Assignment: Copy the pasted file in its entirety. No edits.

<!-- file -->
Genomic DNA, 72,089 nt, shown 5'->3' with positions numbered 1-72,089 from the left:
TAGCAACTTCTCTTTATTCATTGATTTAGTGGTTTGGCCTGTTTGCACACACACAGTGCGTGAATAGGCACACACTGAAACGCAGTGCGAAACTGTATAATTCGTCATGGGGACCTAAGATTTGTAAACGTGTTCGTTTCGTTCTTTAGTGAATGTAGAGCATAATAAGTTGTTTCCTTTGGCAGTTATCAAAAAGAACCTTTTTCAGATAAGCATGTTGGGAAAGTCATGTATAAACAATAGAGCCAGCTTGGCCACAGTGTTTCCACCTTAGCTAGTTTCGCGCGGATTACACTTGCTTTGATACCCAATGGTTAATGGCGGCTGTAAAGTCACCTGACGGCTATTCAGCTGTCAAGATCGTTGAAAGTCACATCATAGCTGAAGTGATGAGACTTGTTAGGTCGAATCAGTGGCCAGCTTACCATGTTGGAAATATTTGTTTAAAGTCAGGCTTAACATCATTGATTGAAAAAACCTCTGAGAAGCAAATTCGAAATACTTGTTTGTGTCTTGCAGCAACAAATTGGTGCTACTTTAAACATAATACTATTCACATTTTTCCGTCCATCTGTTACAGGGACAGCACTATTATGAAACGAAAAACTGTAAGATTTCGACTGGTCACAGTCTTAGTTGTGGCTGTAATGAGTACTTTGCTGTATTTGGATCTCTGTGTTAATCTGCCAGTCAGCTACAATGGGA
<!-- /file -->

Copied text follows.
Genomic DNA, 72,089 nt, shown 5'->3' with positions numbered 1-72,089 from the left:
TAGCAACTTCTCTTTATTCATTGATTTAGTGGTTTGGCCTGTTTGCACACACACAGTGCGTGAATAGGCACACACTGAAACGCAGTGCGAAACTGTATAATTCGTCATGGGGACCTAAGATTTGTAAACGTGTTCGTTTCGTTCTTTAGTGAATGTAGAGCATAATAAGTTGTTTCCTTTGGCAGTTATCAAAAAGAACCTTTTTCAGATAAGCATGTTGGGAAAGTCATGTATAAACAATAGAGCCAGCTTGGCCACAGTGTTTCCACCTTAGCTAGTTTCGCGCGGATTACACTTGCTTTGATACCCAATGGTTAATGGCGGCTGTAAAGTCACCTGACGGCTATTCAGCTGTCAAGATCGTTGAAAGTCACATCATAGCTGAAGTGATGAGACTTGTTAGGTCGAATCAGTGGCCAGCTTACCATGTTGGAAATATTTGTTTAAAGTCAGGCTTAACATCATTGATTGAAAAAACCTCTGAGAAGCAAATTCGAAATACTTGTTTGTGTCTTGCAGCAACAAATTGGTGCTACTTTAAACATAATACTATTCACATTTTTCCGTCCATCTGTTACAGGGACAGCACTATTATGAAACGAAAAACTGTAAGATTTCGACTGGTCACAGTCTTAGTTGTGGCTGTAATGAGTACTTTGCTGTATTTGGATCTCTGTGTTAATCTGCCAGTCAGCTACAATGGGA